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Meron disaster: ‘Israel Police is a fiction – there’s no such thing’

“Israel Police is a fiction – there’s no such thing,” said MK Yitzhak Pindrus at Tuesday’s meeting of the Knesset Finance Committee.

The committee was discussing the disaster that occurred in Meron on Lag b’Omer, in which 45 people lost their lives, and the repeated warnings – unheeded – throughout the past few decades that “it was not a question of if, but rather when tragedy would strike.”

“Everyone passes the buck,” emphasized Pindrus, a MK from the haredi UTJ party. “The police say it’s not their responsibility,” in which case, one might ask – if so, what are they doing there in the first place? “And then comes the Minister for Internal Security, and he says yes, it’s his responsibility – but he won’t take the blame.”

Several committee members, including those from Meretz and UTJ, called for the Minister of Internal Security, Amir Ohana (Likud) to resign as a result of the tragedy.

Pointing out that other state commissions of inquiry have taken years to reach their conclusions, Shas MK Moshe Arbel stressed that this is not an option for any inquiry that is set into motion regarding what went wrong in Meron – the lessons have to be learned, and implemented, before next year.

After the Kotel Hama’aravi (Western Wall), the tomb of Rabbi Shimon bar Yochai in Meron is the most visited site in the country, attracting up to half a million visitors on Rashbi’s yahrtzeit, and committee members stressed that the government bears the responsibility for ensuring that those who wish to visit the site may do so safely.

Addressing the committee, chairman MK Moshe Gafni (UTJ) noted that the issue of Meron has been discussed and debated and agonized over for years, but virtually nothing has been done to resolve issues that all were aware of.

“When you compare Meron to the Western Wall, it’s clear that the government could do far more. But all the government actually has done is give some money to make minor improvements – another parking lot, a few cosmetic changes. The access roads are woefully inadequate, and I warned for years that the situation would be absolutely indescribable if there ever was such an incident – how would they evacuate people?”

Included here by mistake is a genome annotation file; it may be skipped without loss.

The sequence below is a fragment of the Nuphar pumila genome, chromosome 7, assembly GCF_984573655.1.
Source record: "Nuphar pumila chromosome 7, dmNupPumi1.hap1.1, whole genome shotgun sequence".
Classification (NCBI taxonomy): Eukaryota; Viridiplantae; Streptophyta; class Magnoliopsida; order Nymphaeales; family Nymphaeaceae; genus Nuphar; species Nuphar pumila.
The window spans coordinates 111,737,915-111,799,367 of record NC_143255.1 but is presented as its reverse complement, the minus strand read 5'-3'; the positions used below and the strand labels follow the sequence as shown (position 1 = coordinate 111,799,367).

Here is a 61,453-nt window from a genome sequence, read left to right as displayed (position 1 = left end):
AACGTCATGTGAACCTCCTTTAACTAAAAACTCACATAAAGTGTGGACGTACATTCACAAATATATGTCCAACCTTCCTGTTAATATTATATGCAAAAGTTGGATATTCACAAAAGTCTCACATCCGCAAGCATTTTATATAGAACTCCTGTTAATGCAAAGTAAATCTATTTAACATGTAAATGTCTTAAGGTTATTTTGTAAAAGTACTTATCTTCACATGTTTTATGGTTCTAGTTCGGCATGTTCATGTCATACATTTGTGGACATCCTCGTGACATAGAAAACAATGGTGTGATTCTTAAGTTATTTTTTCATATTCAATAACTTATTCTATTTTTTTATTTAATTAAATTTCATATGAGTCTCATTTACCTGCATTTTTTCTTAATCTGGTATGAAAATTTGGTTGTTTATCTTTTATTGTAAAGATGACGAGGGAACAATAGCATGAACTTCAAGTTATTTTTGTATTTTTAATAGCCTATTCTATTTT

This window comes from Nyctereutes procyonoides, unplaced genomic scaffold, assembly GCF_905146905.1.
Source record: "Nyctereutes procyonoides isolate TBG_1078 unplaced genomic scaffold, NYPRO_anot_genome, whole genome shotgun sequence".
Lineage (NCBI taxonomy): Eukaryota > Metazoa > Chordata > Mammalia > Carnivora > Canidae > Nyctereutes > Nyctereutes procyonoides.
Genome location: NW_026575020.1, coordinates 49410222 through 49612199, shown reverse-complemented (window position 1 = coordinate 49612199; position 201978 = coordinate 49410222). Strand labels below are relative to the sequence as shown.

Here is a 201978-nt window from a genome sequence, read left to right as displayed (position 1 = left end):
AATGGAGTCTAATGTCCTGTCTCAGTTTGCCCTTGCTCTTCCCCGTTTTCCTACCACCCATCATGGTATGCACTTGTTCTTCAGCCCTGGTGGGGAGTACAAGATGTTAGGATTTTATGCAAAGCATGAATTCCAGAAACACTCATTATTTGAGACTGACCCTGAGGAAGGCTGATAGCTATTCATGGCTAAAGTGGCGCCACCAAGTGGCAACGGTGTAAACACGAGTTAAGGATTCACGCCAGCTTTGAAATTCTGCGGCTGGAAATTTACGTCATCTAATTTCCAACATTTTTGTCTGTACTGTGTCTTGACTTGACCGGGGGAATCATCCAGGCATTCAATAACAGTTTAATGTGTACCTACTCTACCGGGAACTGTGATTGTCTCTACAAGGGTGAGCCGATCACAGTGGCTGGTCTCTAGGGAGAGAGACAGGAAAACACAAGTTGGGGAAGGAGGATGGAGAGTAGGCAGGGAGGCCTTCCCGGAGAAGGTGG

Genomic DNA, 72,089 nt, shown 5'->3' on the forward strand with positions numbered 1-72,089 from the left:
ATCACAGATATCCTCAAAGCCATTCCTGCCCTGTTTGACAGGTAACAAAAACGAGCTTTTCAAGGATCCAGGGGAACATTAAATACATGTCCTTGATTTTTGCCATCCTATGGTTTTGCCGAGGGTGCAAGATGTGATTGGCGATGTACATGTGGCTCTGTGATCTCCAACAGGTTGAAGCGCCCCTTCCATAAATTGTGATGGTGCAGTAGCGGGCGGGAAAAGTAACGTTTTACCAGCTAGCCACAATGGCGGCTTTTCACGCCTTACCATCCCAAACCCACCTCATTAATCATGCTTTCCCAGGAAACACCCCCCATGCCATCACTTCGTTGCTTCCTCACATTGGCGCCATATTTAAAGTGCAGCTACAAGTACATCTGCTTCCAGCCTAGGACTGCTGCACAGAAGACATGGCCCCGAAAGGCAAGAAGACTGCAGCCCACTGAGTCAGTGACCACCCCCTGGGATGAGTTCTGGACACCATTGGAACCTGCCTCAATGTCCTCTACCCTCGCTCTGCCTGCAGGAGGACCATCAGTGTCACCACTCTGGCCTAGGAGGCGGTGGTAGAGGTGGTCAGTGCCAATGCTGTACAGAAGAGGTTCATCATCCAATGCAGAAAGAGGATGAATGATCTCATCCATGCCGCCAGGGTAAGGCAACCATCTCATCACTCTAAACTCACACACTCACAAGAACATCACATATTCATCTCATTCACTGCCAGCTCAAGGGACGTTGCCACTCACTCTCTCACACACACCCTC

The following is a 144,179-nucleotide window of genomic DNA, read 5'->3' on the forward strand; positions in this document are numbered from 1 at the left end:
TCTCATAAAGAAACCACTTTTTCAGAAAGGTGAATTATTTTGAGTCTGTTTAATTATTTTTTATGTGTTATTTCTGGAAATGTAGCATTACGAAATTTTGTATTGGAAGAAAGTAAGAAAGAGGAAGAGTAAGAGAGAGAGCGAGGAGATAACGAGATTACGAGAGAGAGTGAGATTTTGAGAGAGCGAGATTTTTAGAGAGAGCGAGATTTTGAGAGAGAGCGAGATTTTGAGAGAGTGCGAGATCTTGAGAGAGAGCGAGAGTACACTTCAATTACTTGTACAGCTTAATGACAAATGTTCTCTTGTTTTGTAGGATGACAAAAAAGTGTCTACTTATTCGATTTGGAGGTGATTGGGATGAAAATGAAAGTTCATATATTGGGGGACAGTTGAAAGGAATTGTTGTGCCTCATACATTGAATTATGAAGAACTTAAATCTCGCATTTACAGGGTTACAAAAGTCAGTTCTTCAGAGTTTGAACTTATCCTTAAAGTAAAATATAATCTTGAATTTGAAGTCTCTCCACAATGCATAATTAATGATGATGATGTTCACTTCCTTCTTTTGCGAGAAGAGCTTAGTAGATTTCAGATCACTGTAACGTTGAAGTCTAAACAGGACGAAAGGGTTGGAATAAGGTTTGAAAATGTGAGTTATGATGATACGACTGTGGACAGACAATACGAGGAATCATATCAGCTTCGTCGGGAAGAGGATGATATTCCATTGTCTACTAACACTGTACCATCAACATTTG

In the event, the entire chain of command collapsed once the extent of the disaster became apparent, with police, United Hatzalah, MDA, and ZAKA all on the scene and, at least at first, unaware of who was in charge and who should be doing what.

Due to a failure to coordinate the access routes to the site, ambulances could not reach the scene in sufficient numbers and had to make repeat round trips between Meron and Ziv Hospital in Tzfat.

Triage was not always efficiently managed because doctors did not reach the scene sufficiently fast or in sufficient numbers. And when the dead were finally evacuated to the Abu Kabir Forensics Institute, the problems continued.

“I have been in contact with several of the families,” MK Hava Attiya (Likud) told the committee, “and I kept hearing how they had to wait for hours” to identify their loved ones. “We need to investigate this.”

MK Gafni concurred, noting that,

“The institution is far too small to cope with a disaster of this dimension. But again, no one wants to take responsibility. The Health Ministry passes the buck, the police say they are not responsible, the Minister of Internal Security says he is not responsible – and he won’t even answer any questions on the topic, as it is supposedly ‘under investigation.’”

“In such a situation, the Knesset should replace the government, and Minister Ohana should go home,” committee members concurred.

Source: Arutz Sheva